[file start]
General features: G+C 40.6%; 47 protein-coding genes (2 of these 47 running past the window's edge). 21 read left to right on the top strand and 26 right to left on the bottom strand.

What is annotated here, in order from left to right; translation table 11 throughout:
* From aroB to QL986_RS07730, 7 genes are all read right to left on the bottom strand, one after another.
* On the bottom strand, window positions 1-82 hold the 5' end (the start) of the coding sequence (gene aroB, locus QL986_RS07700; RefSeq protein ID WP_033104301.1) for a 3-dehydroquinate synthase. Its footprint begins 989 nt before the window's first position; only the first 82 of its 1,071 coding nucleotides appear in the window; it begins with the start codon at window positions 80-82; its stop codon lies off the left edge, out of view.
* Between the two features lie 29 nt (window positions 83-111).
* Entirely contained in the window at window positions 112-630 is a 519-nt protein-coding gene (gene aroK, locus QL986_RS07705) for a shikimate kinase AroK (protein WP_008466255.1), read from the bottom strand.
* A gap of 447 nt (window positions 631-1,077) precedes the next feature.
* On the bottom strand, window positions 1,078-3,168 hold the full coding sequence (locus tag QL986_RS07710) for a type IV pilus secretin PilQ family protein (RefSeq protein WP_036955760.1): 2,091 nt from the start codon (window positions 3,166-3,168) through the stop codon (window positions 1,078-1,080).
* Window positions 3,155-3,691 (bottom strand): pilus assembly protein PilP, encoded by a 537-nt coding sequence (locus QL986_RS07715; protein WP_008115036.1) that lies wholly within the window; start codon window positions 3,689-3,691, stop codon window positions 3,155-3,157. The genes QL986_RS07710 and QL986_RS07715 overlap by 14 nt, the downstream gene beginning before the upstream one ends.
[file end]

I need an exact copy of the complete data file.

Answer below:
General features: G+C 40.6%; 47 protein-coding genes (2 of these 47 running past the window's edge). 21 read left to right on the top strand and 26 right to left on the bottom strand.

What is annotated here, in order from left to right; translation table 11 throughout:
* From aroB to QL986_RS07730, 7 genes are all read right to left on the bottom strand, one after another.
* On the bottom strand, window positions 1-82 hold the 5' end (the start) of the coding sequence (gene aroB, locus QL986_RS07700; RefSeq protein ID WP_033104301.1) for a 3-dehydroquinate synthase. Its footprint begins 989 nt before the window's first position; only the first 82 of its 1,071 coding nucleotides appear in the window; it begins with the start codon at window positions 80-82; its stop codon lies off the left edge, out of view.
* Between the two features lie 29 nt (window positions 83-111).
* Entirely contained in the window at window positions 112-630 is a 519-nt protein-coding gene (gene aroK, locus QL986_RS07705) for a shikimate kinase AroK (protein WP_008466255.1), read from the bottom strand.
* A gap of 447 nt (window positions 631-1,077) precedes the next feature.
* On the bottom strand, window positions 1,078-3,168 hold the full coding sequence (locus tag QL986_RS07710) for a type IV pilus secretin PilQ family protein (RefSeq protein WP_036955760.1): 2,091 nt from the start codon (window positions 3,166-3,168) through the stop codon (window positions 1,078-1,080).
* Window positions 3,155-3,691 (bottom strand): pilus assembly protein PilP, encoded by a 537-nt coding sequence (locus QL986_RS07715; protein WP_008115036.1) that lies wholly within the window; start codon window positions 3,689-3,691, stop codon window positions 3,155-3,157. The genes QL986_RS07710 and QL986_RS07715 overlap by 14 nt, the downstream gene beginning before the upstream one ends.